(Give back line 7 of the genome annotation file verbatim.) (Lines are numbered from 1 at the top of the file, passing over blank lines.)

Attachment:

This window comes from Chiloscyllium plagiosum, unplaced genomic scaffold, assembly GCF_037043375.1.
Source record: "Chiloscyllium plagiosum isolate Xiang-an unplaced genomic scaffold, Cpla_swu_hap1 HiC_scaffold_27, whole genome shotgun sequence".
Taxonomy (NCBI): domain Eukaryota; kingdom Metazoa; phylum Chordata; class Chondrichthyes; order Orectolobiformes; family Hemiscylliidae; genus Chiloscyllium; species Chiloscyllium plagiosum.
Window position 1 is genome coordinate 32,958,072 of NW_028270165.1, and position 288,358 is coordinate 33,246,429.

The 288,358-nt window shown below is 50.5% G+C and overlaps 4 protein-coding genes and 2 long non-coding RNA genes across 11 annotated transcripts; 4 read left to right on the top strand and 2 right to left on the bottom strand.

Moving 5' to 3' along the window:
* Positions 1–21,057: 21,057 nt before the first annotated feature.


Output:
* Positions 1–21,057: 21,057 nt before the first annotated feature.